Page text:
Tuesday, May 26, 2015

Anthony B. Bradley ― The Power of Market-Driven Diversity

The Supreme Life Building is a historic insurance building located in ChicagoIllinois. Built in 1921, the building served as the headquarters of the Supreme Life Insurance Company, which was founded two years earlier. The company, originally known as the Liberty Life Insurance Company, was the first African-American owned insurance company in the northern United States.

(via the Acton Institute Blog):

The story of Chicago-based Supreme Life Insurance Company of America, one of the most venerable black-owned businesses in American history, challenges the prevailing fiction that minority customers need the government to guarantee services for them and is a dynamic reminder of the power of markets as a basis for economic freedom.

Supreme was originally incorporated as the Liberty Life Insurance Company in 1919. An amazing 1969 study of this company by Dr. Robert C. Puth in Harvard’s Business History Review inadvertently dispels all sorts of myths about black businesses and black life during the era of legalized racial discrimination. The article, “Supreme Life: The History of a Negro Life Insurance Company, 1919-1962” details, for example, the existence of thriving black-owned businesses during that era, a fact of which many are unaware. By 1960 the forty-six firms of the National Insurance Association—a coalition of all black owned, managed, and operated firms—had $1.7 billion of insurance in force and held $300 million in assets. In today’s terms, that is approximately $17 billion and $2.3 billion, respectively. In 1965, Supreme Life had assets over $33,000,000 ($251 million inflation adjusted for 2012). Even though black incomes were very low and blacks worked mostly in unskilled labor, black-owned businesses prospered.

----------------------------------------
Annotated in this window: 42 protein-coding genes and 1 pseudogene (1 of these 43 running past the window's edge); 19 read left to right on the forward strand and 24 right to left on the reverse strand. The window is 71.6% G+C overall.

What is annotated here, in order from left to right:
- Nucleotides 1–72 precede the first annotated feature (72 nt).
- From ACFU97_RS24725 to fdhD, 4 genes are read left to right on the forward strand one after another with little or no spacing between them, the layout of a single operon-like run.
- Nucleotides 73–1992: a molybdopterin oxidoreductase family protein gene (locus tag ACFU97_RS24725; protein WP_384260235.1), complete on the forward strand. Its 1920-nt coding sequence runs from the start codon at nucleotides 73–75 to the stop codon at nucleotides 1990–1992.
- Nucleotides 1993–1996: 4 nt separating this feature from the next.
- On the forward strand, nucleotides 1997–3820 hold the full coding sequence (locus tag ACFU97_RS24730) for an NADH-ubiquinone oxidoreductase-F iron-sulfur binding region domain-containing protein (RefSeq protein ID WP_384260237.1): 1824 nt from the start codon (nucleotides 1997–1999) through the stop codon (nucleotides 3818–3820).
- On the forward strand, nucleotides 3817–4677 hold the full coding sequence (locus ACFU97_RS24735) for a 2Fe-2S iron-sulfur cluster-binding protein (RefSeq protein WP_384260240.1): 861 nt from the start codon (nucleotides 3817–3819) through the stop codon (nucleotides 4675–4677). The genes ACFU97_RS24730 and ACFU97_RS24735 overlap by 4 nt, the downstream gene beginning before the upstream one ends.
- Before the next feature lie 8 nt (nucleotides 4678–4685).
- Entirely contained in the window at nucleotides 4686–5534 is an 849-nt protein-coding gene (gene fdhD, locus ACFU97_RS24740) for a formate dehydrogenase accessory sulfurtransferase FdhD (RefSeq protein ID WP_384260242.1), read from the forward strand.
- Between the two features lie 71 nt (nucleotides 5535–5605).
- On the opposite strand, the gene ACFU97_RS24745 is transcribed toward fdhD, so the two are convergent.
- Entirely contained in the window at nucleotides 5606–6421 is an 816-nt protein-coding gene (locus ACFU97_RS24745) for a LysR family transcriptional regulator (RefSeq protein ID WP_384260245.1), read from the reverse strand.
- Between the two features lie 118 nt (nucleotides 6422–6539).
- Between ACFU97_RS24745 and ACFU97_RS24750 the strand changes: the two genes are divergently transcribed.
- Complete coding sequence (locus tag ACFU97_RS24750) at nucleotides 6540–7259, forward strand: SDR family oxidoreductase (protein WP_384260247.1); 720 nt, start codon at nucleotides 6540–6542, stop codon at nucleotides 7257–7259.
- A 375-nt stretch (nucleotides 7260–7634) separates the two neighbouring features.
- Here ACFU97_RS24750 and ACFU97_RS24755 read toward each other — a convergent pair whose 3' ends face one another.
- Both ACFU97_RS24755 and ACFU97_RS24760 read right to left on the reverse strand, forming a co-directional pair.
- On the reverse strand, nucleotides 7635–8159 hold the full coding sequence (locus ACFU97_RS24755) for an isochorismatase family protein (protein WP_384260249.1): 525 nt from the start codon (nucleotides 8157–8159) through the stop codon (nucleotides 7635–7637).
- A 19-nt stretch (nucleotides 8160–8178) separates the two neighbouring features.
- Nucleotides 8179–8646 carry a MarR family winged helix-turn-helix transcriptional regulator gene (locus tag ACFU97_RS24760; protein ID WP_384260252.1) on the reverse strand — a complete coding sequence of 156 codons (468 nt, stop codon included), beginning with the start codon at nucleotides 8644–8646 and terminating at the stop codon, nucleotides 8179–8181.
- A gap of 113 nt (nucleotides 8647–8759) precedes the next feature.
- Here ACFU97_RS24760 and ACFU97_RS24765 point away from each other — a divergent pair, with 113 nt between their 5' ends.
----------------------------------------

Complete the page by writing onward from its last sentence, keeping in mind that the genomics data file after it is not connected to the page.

These black-owned firms were successful for several reasons. First, legal segregation created a concentrated market free from competition. As such, there was a surge in the 1920s in black entrepreneurship. Second, especially in the North, blacks gained access to manufacturing jobs through the cessation of immigration during World War I. Third, black families epitomized a culture of saving, even more so than white families, making them desired customers. Lastly, it was normal for leaders at Supreme Life and other black firms to maintain relationships with and gain experience working with white business, civic, and religious leaders.

Read more: http://www.acton.org/pub/commentary/2012/05/30/power-market-driven-diversity

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